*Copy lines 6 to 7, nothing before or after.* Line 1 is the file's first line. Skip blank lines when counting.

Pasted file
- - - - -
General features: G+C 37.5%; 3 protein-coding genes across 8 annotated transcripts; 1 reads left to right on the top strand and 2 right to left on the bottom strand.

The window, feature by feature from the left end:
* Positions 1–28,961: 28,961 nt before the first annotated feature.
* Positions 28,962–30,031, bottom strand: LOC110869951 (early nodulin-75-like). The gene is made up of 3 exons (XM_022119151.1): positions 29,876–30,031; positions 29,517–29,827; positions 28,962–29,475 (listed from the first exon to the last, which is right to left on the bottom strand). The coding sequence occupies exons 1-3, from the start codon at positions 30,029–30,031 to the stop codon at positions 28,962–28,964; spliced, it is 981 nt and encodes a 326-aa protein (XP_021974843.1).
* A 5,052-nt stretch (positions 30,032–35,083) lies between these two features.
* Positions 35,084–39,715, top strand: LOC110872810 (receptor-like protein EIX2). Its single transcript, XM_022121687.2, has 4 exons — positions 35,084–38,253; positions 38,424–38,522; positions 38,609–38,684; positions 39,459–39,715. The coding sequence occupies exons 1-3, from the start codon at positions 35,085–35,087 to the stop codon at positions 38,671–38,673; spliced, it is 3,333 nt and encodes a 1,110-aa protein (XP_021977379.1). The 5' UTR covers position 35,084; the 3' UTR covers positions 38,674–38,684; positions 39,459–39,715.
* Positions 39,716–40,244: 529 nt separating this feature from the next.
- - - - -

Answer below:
* Positions 35,084–39,715, top strand: LOC110872810 (receptor-like protein EIX2). Its single transcript, XM_022121687.2, has 4 exons — positions 35,084–38,253; positions 38,424–38,522; positions 38,609–38,684; positions 39,459–39,715. The coding sequence occupies exons 1-3, from the start codon at positions 35,085–35,087 to the stop codon at positions 38,671–38,673; spliced, it is 3,333 nt and encodes a 1,110-aa protein (XP_021977379.1). The 5' UTR covers position 35,084; the 3' UTR covers positions 38,674–38,684; positions 39,459–39,715.
* Positions 39,716–40,244: 529 nt separating this feature from the next.